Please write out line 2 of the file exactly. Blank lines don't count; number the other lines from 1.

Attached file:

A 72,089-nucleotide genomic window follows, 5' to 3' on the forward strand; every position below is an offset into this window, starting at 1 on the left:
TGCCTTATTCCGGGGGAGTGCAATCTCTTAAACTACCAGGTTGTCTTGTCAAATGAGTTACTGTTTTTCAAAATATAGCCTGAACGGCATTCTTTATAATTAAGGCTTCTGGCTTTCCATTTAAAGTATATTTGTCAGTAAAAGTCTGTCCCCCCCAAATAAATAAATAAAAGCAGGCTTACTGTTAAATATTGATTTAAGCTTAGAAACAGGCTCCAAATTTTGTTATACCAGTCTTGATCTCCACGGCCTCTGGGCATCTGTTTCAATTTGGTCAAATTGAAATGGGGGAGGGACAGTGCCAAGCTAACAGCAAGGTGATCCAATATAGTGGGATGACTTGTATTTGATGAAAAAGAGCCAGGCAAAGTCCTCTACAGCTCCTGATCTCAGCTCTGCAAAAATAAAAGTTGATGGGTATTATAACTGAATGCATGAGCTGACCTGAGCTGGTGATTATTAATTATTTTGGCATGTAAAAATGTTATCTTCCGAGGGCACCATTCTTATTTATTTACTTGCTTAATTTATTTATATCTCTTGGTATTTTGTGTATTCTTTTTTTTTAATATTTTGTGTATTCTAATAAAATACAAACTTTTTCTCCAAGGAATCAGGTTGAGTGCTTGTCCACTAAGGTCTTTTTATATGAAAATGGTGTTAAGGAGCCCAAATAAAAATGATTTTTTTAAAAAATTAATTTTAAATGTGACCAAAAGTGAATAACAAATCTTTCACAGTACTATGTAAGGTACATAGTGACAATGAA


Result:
TGCCTTATTCCGGGGGAGTGCAATCTCTTAAACTACCAGGTTGTCTTGTCAAATGAGTTACTGTTTTTCAAAATATAGCCTGAACGGCATTCTTTATAATTAAGGCTTCTGGCTTTCCATTTAAAGTATATTTGTCAGTAAAAGTCTGTCCCCCCCAAATAAATAAATAAAAGCAGGCTTACTGTTAAATATTGATTTAAGCTTAGAAACAGGCTCCAAATTTTGTTATACCAGTCTTGATCTCCACGGCCTCTGGGCATCTGTTTCAATTTGGTCAAATTGAAATGGGGGAGGGACAGTGCCAAGCTAACAGCAAGGTGATCCAATATAGTGGGATGACTTGTATTTGATGAAAAAGAGCCAGGCAAAGTCCTCTACAGCTCCTGATCTCAGCTCTGCAAAAATAAAAGTTGATGGGTATTATAACTGAATGCATGAGCTGACCTGAGCTGGTGATTATTAATTATTTTGGCATGTAAAAATGTTATCTTCCGAGGGCACCATTCTTATTTATTTACTTGCTTAATTTATTTATATCTCTTGGTATTTTGTGTATTCTTTTTTTTTAATATTTTGTGTATTCTAATAAAATACAAACTTTTTCTCCAAGGAATCAGGTTGAGTGCTTGTCCACTAAGGTCTTTTTATATGAAAATGGTGTTAAGGAGCCCAAATAAAAATGATTTTTTTAAAAAATTAATTTTAAATGTGACCAAAAGTGAATAACAAATCTTTCACAGTACTATGTAAGGTACATAGTGACAATGAA